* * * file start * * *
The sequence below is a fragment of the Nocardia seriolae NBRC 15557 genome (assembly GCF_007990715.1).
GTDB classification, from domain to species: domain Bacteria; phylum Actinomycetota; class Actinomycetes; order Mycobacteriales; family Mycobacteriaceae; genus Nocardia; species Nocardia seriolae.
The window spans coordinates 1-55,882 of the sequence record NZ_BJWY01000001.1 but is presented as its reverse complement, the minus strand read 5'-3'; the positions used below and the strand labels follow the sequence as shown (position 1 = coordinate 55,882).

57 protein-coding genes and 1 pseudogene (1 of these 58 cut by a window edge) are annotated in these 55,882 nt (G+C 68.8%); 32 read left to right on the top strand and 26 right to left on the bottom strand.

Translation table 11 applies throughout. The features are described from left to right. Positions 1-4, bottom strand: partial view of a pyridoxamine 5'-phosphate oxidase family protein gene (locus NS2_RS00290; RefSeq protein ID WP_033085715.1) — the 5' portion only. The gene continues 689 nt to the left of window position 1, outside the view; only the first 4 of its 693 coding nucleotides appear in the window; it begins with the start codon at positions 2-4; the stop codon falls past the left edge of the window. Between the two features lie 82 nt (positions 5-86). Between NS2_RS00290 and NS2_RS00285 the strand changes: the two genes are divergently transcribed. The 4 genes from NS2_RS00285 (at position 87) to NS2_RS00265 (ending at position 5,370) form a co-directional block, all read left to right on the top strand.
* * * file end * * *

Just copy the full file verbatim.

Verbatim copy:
The sequence below is a fragment of the Nocardia seriolae NBRC 15557 genome (assembly GCF_007990715.1).
GTDB classification, from domain to species: domain Bacteria; phylum Actinomycetota; class Actinomycetes; order Mycobacteriales; family Mycobacteriaceae; genus Nocardia; species Nocardia seriolae.
The window spans coordinates 1-55,882 of the sequence record NZ_BJWY01000001.1 but is presented as its reverse complement, the minus strand read 5'-3'; the positions used below and the strand labels follow the sequence as shown (position 1 = coordinate 55,882).

57 protein-coding genes and 1 pseudogene (1 of these 58 cut by a window edge) are annotated in these 55,882 nt (G+C 68.8%); 32 read left to right on the top strand and 26 right to left on the bottom strand.

Translation table 11 applies throughout. The features are described from left to right. Positions 1-4, bottom strand: partial view of a pyridoxamine 5'-phosphate oxidase family protein gene (locus NS2_RS00290; RefSeq protein ID WP_033085715.1) — the 5' portion only. The gene continues 689 nt to the left of window position 1, outside the view; only the first 4 of its 693 coding nucleotides appear in the window; it begins with the start codon at positions 2-4; the stop codon falls past the left edge of the window. Between the two features lie 82 nt (positions 5-86). Between NS2_RS00290 and NS2_RS00285 the strand changes: the two genes are divergently transcribed. The 4 genes from NS2_RS00285 (at position 87) to NS2_RS00265 (ending at position 5,370) form a co-directional block, all read left to right on the top strand.